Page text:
Cloudy views of nothing but rocks and the summit marker at the Mt. Shiomi summit.

Hiking: Mt. Shiomi in the Minami Alps

The cloudy ridge line of the Minami Alps.
A section of the Minami Alps ridge line south of Mt. Shiomi.

The start.

The weather this August—torrential rain day after day for almost two weeks. One of my goals this month was to do plenty of hiking, with Mt. Shiomi (塩見岳) in the Minami Alps being the main objective. It’s a mountain I’ve wanted to climb for some time now but never quite managed it due to various reasons.

Originally I had planned to hike up Mt. Shiomi early in the third week but relentless downpours put a stop to that. Late last week, however, there was what looked like a break in the rainy weather (it wasn’t) and a slim opportunity to do the climb and stay relatively dry. I also wanted to avoid the weekend to have more of the mountain to myself but that became more unrealistic the more the rain persisted. Early to mid August is never usually like this. In the end I got neither of my wishes – it rained for most of the hike and the only realistic opportunity to hike was on Friday and Saturday when there’d be plenty of other hikers around.


The hike.

The hike was long (19.4kms), difficult (climbing from 1600m to just over 3000m), and of course very wet. Today, a few days later, my muscles still ache. I was carrying my tent with sleeping gear, waterproof clothing (which I treated with a waterproof spray before leaving—in hindsight a great idea), food and cooking gear, as well as my camera with spare batteries etc., meaning my pack weighed in at roughly 11kgs. In recent months I’ve been hiking with my daughter on my back in one of these which totals 14kgs so I was fairly light in comparison this time.

Fortunately I only needed to hike the initial part of the climb with a heavy pack because I had reserved a night at Sampukutoge Lodge (三伏峠小屋 – ¥1600 for solo camping). I would sleep there on Friday night and head to the summit on Saturday morning for sunrise. From the Torikura trailhead (鳥倉登山口) to the campsite would also cover most of the elevation gain so once I’d set up camp I’d be much lighter for the longest part of the day. Having a much lighter pack would also help with scrambling over the loose rocks and boulders near the summit that Mt. Shiomi is known for.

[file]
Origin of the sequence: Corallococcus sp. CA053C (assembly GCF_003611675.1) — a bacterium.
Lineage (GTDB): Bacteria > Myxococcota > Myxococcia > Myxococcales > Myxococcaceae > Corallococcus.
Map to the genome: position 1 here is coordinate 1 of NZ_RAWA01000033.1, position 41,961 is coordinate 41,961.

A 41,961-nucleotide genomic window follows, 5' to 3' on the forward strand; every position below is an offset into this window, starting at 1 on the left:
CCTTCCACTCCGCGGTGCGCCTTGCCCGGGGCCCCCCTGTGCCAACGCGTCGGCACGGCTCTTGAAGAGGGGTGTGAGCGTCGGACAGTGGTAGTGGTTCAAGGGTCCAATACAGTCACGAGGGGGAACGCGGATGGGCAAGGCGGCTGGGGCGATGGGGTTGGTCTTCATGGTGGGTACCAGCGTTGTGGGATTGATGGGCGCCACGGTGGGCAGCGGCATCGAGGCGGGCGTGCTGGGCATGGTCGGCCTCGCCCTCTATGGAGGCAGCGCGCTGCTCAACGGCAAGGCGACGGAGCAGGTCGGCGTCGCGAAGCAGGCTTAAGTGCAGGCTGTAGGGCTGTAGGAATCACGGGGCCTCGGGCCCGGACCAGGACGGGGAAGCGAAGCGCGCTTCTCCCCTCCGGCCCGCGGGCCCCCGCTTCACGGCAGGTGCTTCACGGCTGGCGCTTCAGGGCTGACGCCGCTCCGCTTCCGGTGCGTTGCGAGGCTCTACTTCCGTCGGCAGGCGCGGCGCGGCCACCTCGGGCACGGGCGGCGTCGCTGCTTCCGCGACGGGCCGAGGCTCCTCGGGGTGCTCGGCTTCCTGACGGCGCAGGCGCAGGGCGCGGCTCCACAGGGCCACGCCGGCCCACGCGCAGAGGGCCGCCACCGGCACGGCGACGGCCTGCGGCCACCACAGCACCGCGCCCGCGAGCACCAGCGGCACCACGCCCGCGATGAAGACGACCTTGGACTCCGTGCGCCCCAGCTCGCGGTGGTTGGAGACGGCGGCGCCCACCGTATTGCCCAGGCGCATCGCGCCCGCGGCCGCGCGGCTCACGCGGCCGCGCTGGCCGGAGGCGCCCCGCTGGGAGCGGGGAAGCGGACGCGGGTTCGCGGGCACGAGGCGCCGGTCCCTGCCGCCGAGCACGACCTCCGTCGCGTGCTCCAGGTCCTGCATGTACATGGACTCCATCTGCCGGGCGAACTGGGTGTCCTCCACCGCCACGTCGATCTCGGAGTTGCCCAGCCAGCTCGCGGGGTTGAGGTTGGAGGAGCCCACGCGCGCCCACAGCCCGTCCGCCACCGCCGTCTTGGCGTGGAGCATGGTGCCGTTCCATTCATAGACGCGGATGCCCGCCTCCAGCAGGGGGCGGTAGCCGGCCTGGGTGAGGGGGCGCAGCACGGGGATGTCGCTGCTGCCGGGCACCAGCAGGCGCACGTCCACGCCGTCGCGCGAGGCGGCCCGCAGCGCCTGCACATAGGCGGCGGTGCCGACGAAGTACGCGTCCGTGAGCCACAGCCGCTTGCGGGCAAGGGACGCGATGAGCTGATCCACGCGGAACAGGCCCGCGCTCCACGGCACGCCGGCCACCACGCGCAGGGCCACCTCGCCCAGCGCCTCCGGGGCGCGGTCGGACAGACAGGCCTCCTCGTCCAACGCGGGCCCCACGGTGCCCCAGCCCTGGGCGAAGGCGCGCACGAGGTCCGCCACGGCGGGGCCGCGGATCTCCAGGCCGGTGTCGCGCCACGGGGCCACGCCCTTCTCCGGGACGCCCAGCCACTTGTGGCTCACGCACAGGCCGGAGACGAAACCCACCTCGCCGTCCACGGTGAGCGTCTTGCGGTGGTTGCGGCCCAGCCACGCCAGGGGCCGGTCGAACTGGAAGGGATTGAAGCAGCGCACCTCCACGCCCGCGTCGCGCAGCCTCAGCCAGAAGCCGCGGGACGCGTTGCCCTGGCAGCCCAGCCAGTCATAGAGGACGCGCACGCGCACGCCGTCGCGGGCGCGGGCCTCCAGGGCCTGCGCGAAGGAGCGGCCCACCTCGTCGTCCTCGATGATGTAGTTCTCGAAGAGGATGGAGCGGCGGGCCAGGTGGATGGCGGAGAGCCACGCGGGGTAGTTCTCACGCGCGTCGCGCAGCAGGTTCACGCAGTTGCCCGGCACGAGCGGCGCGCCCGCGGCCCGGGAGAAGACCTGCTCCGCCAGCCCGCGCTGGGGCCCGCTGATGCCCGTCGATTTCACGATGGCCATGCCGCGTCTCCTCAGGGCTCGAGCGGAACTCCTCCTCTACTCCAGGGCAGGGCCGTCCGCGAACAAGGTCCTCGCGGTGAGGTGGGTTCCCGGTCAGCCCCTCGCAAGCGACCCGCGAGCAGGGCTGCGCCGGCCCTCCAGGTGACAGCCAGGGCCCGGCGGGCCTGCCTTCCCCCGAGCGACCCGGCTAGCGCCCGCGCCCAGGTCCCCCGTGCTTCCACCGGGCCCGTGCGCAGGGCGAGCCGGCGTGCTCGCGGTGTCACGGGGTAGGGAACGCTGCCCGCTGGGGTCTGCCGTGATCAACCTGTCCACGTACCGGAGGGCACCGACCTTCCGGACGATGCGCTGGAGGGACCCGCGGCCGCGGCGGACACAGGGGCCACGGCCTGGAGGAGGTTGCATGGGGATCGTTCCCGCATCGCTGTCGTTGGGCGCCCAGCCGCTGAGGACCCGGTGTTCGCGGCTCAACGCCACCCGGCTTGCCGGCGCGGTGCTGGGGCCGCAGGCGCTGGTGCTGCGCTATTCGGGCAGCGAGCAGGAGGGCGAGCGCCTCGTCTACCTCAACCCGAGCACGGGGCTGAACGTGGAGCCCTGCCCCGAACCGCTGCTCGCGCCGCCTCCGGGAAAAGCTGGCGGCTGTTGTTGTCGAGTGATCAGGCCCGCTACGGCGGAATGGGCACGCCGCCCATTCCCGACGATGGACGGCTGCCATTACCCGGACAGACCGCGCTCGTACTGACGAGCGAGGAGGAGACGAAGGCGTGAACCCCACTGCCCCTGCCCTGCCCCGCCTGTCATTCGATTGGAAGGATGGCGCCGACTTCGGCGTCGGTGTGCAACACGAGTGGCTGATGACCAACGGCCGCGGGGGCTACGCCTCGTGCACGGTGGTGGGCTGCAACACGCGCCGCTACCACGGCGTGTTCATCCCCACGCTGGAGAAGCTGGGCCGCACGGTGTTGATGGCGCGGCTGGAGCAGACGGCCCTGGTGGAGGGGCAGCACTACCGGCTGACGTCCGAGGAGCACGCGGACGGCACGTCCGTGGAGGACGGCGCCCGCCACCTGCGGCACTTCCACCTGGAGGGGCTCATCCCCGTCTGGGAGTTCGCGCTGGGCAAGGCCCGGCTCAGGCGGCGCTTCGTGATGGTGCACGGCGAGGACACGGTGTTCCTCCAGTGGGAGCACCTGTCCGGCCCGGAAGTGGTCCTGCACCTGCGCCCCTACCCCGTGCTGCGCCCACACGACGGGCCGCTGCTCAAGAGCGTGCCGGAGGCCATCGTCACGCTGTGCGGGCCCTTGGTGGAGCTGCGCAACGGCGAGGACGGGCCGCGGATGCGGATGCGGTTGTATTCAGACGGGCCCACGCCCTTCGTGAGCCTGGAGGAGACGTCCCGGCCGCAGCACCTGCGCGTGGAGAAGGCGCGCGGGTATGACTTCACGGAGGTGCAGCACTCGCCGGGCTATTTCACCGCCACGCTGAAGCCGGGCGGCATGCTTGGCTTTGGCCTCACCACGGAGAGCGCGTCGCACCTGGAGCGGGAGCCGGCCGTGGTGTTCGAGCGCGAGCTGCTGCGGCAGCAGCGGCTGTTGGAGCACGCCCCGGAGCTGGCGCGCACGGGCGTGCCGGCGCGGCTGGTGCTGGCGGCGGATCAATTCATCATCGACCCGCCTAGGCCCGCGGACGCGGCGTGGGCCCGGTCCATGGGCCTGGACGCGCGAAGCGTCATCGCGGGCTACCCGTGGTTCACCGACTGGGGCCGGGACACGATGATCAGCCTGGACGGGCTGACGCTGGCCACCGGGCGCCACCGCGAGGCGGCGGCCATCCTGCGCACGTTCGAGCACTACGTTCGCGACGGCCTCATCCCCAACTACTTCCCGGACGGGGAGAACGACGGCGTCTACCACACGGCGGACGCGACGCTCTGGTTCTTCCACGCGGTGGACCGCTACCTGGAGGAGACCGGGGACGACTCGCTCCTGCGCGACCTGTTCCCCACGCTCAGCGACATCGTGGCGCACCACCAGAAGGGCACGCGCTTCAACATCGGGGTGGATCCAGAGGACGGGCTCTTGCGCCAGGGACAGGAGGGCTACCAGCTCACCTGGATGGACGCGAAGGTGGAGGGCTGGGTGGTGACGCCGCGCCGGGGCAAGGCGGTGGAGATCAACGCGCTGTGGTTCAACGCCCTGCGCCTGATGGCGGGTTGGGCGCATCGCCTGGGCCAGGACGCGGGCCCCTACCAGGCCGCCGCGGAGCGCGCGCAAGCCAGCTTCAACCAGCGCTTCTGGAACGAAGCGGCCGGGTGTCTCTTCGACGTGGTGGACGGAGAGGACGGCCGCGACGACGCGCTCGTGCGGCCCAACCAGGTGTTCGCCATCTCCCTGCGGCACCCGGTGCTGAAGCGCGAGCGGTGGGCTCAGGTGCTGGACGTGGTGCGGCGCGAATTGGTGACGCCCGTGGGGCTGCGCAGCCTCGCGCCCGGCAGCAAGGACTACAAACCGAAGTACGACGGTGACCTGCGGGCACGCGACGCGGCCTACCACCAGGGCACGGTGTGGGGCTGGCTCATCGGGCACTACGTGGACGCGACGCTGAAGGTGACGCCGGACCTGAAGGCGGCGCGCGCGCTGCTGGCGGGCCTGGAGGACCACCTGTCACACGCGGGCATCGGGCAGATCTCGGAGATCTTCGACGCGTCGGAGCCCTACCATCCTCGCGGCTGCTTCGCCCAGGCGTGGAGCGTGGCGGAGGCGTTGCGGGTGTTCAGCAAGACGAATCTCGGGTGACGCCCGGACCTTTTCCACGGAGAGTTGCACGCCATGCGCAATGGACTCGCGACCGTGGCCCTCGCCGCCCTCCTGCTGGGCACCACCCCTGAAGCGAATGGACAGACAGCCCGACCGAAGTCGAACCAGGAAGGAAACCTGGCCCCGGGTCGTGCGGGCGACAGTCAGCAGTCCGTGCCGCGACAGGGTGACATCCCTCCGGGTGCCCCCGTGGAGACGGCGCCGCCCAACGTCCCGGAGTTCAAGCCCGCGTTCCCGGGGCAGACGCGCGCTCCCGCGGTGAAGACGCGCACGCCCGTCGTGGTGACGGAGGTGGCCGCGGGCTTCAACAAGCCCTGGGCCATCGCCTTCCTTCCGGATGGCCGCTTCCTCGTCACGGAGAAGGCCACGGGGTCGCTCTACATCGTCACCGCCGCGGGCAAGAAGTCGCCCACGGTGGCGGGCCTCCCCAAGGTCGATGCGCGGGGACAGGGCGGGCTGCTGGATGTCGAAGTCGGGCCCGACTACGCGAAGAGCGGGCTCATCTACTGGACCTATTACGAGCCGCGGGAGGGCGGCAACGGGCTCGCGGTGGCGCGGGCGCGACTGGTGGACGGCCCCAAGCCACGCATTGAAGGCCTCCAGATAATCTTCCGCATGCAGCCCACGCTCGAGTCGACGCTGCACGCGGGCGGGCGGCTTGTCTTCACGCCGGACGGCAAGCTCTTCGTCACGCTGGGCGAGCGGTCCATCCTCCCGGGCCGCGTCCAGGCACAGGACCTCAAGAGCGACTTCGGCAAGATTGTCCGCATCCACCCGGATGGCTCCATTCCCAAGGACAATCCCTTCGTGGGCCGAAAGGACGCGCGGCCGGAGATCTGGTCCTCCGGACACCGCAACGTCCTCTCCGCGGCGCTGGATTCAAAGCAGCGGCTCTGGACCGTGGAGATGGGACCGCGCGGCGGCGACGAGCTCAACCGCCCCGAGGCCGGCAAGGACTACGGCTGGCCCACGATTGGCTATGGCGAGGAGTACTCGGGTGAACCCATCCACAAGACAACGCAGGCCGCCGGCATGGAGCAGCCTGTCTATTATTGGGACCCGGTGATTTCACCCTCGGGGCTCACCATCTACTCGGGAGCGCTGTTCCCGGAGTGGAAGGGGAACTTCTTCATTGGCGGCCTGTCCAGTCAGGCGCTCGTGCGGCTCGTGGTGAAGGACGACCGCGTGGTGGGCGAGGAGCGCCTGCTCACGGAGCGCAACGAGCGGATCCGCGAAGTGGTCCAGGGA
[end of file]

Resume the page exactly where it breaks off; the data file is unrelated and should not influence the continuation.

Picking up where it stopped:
The majority of the hike was through lush green forest along the ridge line between Sanpukutoge and Mt. Shiomi. It was magical in the early hours with nobody else around and even more so when heading back through the mist and fog. It was also satisfying to be walking back as most hikers were still making there way there. But a one a.m. start in the cold and rain was the price I had to pay for that privilege.


The summit.

Mt. Shiomi (3052m) is Japan’s 16th highest peak. The views are apparently spectacular but I never saw any. Instead I was greeted with mist, clouds, and rain once the sun rose. But I actually prefer the bad weather so long as it’s not dangerous. Why? Because it makes for a more memorable adventure, more unique photo opportunities, and the drudgery of the rain, cold, and mist makes you appreciate the clear, sunny days more.

  • Cloudy views of nothing but rocks at the Mt. Shiomi summit.
  • Cloudy views of nothing but rocks and the summit marker at the Mt. Shiomi summit.
  • Hikers walking through the mist towards the Mt. Shiomi summit.
  • Hikers scrambling over rocks in the mist descending Mt. Shiomi.

Reflection.

Nothing in August has gone according to plan (that seems to be the new normal nowadays) but I’ve tried to be persistent and aim for the goals I set out earlier in the year. This goal—the summit of Mt. Shiomi—has me wondering though of the value in hiking to the actual summits of mountains. Yes, it’s nice to get to the top, especially when there is a good view, but that shouldn’t be the main goal. Instead, it should be to enjoy the hike regardless of the summit. That was something I found myself thinking about more and more on the descent.

  • The Mt. Shiomi mountain lodge. Two very wet hikers take a break on a bench.
  • A sign showing the way back to Sanpukutoge.
  • Shirabiso (Silver fir) forest on the hike.
Looking back at the mountains shrouded in clouds after the hike.

You can see the data as usual on my YAMAP account here.


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Lived in central Japan since 2001 and spend free days exploring.

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